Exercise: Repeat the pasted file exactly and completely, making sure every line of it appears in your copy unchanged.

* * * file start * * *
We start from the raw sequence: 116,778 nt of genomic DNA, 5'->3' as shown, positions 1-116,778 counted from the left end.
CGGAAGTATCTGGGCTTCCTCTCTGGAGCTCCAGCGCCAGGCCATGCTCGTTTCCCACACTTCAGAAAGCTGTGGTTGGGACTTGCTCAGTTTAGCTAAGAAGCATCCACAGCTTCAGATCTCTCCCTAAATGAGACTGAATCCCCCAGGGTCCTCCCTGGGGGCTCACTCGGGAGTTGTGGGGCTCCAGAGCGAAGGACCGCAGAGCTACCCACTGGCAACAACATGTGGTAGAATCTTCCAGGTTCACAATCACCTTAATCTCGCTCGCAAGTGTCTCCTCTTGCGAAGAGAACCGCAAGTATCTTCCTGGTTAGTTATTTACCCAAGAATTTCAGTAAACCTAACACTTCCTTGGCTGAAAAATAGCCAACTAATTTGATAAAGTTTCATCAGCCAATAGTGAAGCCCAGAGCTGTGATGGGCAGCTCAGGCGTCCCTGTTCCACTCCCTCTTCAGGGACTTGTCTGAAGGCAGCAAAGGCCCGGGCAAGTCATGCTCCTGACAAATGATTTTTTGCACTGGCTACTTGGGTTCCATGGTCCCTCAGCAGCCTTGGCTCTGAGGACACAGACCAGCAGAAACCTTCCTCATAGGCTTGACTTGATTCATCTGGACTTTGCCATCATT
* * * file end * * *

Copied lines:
We start from the raw sequence: 116,778 nt of genomic DNA, 5'->3' as shown, positions 1-116,778 counted from the left end.
CGGAAGTATCTGGGCTTCCTCTCTGGAGCTCCAGCGCCAGGCCATGCTCGTTTCCCACACTTCAGAAAGCTGTGGTTGGGACTTGCTCAGTTTAGCTAAGAAGCATCCACAGCTTCAGATCTCTCCCTAAATGAGACTGAATCCCCCAGGGTCCTCCCTGGGGGCTCACTCGGGAGTTGTGGGGCTCCAGAGCGAAGGACCGCAGAGCTACCCACTGGCAACAACATGTGGTAGAATCTTCCAGGTTCACAATCACCTTAATCTCGCTCGCAAGTGTCTCCTCTTGCGAAGAGAACCGCAAGTATCTTCCTGGTTAGTTATTTACCCAAGAATTTCAGTAAACCTAACACTTCCTTGGCTGAAAAATAGCCAACTAATTTGATAAAGTTTCATCAGCCAATAGTGAAGCCCAGAGCTGTGATGGGCAGCTCAGGCGTCCCTGTTCCACTCCCTCTTCAGGGACTTGTCTGAAGGCAGCAAAGGCCCGGGCAAGTCATGCTCCTGACAAATGATTTTTTGCACTGGCTACTTGGGTTCCATGGTCCCTCAGCAGCCTTGGCTCTGAGGACACAGACCAGCAGAAACCTTCCTCATAGGCTTGACTTGATTCATCTGGACTTTGCCATCATT